On the one hand Joe Klein, whom I strongly suspect has never negotiated anything in his entire life, possibly including his own salary, says that asking for the moon in your opening offer is the way negotiation is done:
The Republicans are, reportedly, outraged by President Obama’s opening bid in the fiscal cliff talks. Republicans always seem to be outraged. It’s getting boring. They need to step up and make a counter-offer.
That’s how people negotiate. In this case, they need to be specific about the spending cuts they want. When their specific initial offer is on the table, then you can haggle. (Of course, it’s entirely possible that all this is a smokescreen and actual haggling is taking place privately, between John Boehner and the President.)
I agree with him that the Congressional Republicans should get specific. I disagree that what’s happening is how people negotiate. It’s how unprincipled people negotiate.
Alana Goodman, on the other hand sees it differently:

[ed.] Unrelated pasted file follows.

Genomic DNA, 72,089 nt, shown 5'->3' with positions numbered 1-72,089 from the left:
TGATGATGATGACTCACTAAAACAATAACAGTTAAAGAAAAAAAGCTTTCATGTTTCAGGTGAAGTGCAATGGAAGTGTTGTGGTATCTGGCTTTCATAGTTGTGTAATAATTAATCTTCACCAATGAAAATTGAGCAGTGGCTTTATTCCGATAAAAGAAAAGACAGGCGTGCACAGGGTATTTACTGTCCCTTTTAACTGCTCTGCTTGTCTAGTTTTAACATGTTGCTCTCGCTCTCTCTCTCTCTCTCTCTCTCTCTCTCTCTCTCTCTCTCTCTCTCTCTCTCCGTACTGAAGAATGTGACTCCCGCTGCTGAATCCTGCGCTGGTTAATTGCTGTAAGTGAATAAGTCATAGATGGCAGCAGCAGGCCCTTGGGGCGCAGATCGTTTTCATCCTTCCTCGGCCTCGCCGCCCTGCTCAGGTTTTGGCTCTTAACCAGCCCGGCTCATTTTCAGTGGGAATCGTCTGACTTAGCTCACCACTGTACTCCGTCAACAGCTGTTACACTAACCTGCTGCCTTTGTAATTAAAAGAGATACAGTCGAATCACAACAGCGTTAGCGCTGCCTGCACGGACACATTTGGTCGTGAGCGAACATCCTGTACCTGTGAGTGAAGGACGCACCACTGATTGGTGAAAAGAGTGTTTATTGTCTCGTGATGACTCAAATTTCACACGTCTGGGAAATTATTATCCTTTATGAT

Presenting a ridiculous first offer — especially after Republicans indicated they were willing to compromise on tax revenues — is not the way to kick off the process. It is the way to insult the recipient, create an adversarial environment, advertise your lack of seriousness, and potentially shut down any hope of reaching a deal acceptable to both sides.
That’s the way to negotiate if your objective is both to ensure you get what you want and to ensure that the other guy doesn’t get anything.
I’d like to see the best possible deal negotiated with the greatest possible likelihood of future agreements. Does what’s happening look to you like the way to accomplish that?